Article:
How technology and radical new forms of communication are changing the way the General Election campaign is fought…
With less than a week to go before polling day, and the parties still neck and neck, only one thing can be said with certainty. This is the first electoral campaign where the battle has been fought, not at the hustings or at large rallies drawing vast crowds, but on the new communal steam-powered medium made possible by Charles Babbage and his Difference Engine. The practical applications of the invention seemed unclear until a few years ago, when one of Babbage’s youthful assistants devised “Prolix”, a communication system whereby people are able to send instantaneous written messages – dubbed “proles” – available to all and sundry. The genius of Prolix is that proles are limited to a minimum of 50,000 words, and must perforce include several quotations in Latin and Ancient Greek. These iron rules ensure that the quality of debate on Prolix remains high.
Both the main contenders, Ben Disraeli and William “Call Me Bill” Gladstone, have taken advantage of the innovation. Indeed, both men would appear to be concentrating their efforts on sending out proles rather than the more traditional means of communicating with the voters – who, thankfully, do not yet include the Great Unwashed, in spite of the stirrings and upheavals in some of our European neighbours.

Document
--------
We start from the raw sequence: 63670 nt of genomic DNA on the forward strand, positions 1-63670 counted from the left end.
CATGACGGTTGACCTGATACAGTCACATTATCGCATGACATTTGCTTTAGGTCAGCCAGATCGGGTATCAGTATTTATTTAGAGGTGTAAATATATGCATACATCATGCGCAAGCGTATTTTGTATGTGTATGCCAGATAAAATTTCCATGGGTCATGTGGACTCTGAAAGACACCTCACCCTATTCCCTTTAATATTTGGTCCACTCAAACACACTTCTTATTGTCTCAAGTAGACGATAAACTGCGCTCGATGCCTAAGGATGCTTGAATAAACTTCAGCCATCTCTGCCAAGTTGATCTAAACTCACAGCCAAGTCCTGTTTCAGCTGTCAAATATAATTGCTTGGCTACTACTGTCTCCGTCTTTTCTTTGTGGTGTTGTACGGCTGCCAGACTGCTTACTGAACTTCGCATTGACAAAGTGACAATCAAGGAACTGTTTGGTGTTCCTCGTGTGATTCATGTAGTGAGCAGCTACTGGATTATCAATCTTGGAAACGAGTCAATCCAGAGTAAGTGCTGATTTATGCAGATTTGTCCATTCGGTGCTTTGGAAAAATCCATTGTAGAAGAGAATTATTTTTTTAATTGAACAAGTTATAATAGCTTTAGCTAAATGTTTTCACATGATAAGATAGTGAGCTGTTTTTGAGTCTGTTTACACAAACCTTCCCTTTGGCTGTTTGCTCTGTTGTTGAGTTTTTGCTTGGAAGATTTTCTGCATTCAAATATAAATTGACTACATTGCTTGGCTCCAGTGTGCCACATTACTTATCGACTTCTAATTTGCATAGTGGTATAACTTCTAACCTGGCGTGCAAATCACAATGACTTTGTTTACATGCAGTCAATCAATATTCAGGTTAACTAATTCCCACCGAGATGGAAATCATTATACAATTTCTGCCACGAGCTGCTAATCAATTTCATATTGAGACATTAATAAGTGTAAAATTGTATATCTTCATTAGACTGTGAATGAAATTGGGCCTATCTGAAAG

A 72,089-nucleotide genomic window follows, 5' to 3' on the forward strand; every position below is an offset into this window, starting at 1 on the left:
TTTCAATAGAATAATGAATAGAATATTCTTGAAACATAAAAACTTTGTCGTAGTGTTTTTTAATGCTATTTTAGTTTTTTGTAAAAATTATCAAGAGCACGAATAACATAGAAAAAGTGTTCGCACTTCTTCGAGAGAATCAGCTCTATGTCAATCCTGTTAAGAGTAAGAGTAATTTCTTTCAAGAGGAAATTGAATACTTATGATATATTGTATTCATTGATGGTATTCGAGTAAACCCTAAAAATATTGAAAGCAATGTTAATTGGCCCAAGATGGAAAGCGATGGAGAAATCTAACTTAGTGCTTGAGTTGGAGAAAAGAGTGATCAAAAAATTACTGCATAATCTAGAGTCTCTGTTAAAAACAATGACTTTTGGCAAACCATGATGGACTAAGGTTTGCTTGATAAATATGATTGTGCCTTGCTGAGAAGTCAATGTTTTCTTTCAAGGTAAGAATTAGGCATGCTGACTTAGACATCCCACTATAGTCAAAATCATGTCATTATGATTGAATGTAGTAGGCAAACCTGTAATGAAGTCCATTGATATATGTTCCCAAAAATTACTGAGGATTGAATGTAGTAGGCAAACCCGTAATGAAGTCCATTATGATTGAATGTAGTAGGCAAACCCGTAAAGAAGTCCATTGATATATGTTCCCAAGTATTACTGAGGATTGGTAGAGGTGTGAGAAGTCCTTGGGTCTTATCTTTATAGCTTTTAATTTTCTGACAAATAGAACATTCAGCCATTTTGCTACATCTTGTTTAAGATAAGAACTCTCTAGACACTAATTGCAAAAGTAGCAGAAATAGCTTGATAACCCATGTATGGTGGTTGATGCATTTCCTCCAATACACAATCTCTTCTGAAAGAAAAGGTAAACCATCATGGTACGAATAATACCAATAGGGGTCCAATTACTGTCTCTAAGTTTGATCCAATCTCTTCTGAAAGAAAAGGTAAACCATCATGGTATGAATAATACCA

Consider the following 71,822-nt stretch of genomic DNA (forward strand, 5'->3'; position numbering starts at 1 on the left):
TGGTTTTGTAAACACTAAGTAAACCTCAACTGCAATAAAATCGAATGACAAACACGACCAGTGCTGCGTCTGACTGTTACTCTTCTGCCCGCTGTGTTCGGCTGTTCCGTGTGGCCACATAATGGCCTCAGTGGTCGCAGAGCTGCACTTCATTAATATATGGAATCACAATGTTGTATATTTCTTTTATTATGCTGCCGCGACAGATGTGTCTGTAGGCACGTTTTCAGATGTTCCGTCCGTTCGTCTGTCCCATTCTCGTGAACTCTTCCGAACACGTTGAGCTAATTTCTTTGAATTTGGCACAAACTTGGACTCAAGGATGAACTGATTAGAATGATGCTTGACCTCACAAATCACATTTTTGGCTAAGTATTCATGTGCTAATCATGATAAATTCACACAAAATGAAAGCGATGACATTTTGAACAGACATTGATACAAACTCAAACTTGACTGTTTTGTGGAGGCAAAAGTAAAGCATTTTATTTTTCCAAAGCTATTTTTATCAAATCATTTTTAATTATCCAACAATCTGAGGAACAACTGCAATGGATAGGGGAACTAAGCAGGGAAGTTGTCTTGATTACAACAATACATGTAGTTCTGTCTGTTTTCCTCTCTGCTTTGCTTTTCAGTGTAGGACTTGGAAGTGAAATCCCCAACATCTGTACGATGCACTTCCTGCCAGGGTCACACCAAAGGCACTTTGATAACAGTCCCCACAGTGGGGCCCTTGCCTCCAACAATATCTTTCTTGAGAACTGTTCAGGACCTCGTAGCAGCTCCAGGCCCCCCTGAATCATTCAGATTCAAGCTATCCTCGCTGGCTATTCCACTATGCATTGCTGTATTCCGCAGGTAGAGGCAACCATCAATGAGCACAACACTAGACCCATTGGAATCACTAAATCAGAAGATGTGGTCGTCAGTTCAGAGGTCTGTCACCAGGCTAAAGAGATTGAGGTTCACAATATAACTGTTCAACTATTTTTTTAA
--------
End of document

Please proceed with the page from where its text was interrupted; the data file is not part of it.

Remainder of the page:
The ability of literate Prolix users to respond to the outpourings of the politicians, however, has led to some unexpected consequences. Much has been made in the present campaign, for example, of Ben Disraeli’s dandyism and his rather showy hairstyle. More seriously, the “leakage” to the press of his obsequious missives to Her Majesty has demonstrated the dangers of the new communications medium for those who are not fully conversant with which knobs to depress on their machines.
For his own part, Bill Gladstone has become the object of some ridicule for his impassioned belief that an expeditionary force be sent to discover the location of Atlantis, and also his conviction, expressed in the course of one of his many interminable proles, that the paucity of words for colours in Homer proves that all Ancient Greeks were colour-blind.
Some Cassandras in the old-guard print newspapers have suggested that a focus on such trivial matters is to be laid at the door of Mr Babbage’s invention. We can only hope they are wrong, and that 150 years from now, the electorate will be more engaged, more educated, more literate, and sending ever lengthier written messages on Prolix, ever more replete with quotations in Latin and Ancient Greek. That seems by far the likelier prospect.